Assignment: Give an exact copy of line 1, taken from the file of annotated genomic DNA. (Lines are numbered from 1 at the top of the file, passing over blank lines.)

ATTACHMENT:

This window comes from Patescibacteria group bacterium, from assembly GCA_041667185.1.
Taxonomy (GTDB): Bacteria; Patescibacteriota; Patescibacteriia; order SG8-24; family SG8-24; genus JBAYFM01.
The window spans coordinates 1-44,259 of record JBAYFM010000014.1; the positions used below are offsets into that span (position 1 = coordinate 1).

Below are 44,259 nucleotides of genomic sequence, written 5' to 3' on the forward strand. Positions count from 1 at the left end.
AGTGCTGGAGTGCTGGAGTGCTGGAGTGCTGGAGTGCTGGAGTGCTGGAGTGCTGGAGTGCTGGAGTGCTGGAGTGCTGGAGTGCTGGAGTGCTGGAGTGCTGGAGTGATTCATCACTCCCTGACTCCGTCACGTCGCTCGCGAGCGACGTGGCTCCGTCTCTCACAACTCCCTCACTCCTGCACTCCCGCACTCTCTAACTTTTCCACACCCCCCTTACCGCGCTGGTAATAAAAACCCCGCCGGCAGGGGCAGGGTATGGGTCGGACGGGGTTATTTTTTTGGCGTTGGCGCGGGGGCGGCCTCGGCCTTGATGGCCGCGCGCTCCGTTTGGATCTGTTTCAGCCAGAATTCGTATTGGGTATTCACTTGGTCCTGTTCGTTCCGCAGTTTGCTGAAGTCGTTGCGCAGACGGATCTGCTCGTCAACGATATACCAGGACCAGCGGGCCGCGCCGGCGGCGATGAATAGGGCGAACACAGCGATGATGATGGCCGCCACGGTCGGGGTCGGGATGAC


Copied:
This window comes from Patescibacteria group bacterium, from assembly GCA_041667185.1.